Sea- Intelligence reports around 50% of overcrowding has been resolved

  • September 21, 2022
  • News

As schedule reliability gradually improved in August 2022 and ship delays followed, the global fleet unavailable due to these delays fell to 7.9 percent, according to the latest report from Sea-Intelligence, a Danish maritime data company. The peak of 13.8% was in January 2022.

“If we consider 2% base capacity (because there are always delays), then at the peak of delays in January 2022, 11.8% of capacity was used.” said analysts at Sea-Intelligence.

Since this level dropped to 5.9 capacity in August 2022, it means that congestion problems have halved compared to January 2022.

The Danish company notes that significant growth has led to a situation where the lack of physical capacity, which has raised freight rates, is no longer a problem for most trades.

“The question is, how long will it take for this gradual improvement to reach the point where the market completely recovers?” asks Sea- Intelligence’s CEO Alan Murphy, saying only that it can be viewed in many different ways.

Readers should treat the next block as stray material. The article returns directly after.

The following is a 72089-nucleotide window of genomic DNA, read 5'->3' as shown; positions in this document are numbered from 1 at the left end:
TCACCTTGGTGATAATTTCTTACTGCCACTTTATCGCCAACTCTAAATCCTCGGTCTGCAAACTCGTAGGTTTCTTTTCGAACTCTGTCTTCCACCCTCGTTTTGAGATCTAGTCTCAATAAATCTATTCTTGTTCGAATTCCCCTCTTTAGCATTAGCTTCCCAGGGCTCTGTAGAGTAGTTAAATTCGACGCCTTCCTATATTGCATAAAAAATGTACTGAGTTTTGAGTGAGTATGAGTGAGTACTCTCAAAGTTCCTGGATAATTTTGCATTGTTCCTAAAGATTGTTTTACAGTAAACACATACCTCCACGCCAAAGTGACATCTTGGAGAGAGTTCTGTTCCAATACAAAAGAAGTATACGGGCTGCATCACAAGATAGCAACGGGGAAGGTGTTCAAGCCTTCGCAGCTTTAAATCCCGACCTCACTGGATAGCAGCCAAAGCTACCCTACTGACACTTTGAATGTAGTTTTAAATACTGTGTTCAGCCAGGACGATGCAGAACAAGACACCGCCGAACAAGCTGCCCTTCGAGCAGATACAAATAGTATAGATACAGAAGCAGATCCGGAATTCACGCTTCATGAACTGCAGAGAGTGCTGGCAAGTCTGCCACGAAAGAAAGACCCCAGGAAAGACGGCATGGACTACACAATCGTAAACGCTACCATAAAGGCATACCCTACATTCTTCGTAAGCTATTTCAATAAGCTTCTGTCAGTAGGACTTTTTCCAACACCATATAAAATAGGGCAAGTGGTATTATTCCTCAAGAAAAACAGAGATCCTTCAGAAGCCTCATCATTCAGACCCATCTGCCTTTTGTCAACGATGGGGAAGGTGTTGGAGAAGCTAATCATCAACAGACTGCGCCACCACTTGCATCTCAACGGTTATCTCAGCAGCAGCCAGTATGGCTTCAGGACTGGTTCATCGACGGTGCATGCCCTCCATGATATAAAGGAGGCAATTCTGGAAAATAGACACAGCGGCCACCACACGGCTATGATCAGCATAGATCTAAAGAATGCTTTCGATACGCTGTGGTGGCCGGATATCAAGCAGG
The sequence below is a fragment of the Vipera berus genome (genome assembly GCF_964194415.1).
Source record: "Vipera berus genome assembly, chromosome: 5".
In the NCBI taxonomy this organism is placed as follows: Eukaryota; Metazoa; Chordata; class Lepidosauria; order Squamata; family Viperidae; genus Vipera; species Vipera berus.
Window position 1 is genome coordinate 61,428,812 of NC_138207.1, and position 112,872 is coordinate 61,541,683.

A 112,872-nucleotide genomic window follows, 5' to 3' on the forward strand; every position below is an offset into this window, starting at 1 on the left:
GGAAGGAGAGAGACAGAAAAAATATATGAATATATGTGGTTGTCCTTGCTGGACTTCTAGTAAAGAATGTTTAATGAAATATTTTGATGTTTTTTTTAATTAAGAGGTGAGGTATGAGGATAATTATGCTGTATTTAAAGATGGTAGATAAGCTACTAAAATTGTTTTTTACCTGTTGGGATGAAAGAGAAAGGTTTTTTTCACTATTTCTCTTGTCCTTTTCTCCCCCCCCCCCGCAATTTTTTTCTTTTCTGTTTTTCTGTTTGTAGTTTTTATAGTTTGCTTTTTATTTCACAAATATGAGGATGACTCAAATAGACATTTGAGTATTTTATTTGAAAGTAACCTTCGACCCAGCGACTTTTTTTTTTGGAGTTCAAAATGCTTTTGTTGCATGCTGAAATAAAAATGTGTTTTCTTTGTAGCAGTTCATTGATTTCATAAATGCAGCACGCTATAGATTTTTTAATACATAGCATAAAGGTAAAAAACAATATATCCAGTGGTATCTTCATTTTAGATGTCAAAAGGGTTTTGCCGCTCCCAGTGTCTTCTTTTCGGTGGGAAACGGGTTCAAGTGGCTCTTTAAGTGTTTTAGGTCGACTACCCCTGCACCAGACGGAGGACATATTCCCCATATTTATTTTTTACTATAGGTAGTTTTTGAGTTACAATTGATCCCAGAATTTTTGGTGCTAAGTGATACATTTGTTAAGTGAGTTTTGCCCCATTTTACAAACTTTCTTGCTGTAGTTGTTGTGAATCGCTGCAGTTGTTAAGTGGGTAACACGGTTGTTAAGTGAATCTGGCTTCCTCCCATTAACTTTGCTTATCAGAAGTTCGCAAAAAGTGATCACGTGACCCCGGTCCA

Murphy further explained: “The first way is to look at the rate of deterioration in 2020-2021 and the rate of improvement in 2022. Both have fairly similar changes, which means that using this method full normalization should occur in March 2023. . Another way is to compare the current recovery from the post-congestion problems of 2015, although the speed of recovery in 2022 will be faster, it will also start higher, recovery also until March 2023.”
According to the CEO of Sea-Intelligence, a third way is to normalize the 2015 and 2022 developments to the same baseline and create an absorption index equal to 100 points for the respective peaks.

“In this case, we see that relatively the speed of improvement in 2022 is lower than in 2015, but it also suggests that the current situation will fall to the performance of 2015 by January 2023,” he said.
Taken together, all three models show a return to a “normal” 2 baseline of capacity loss by early 2023, assuming current rates.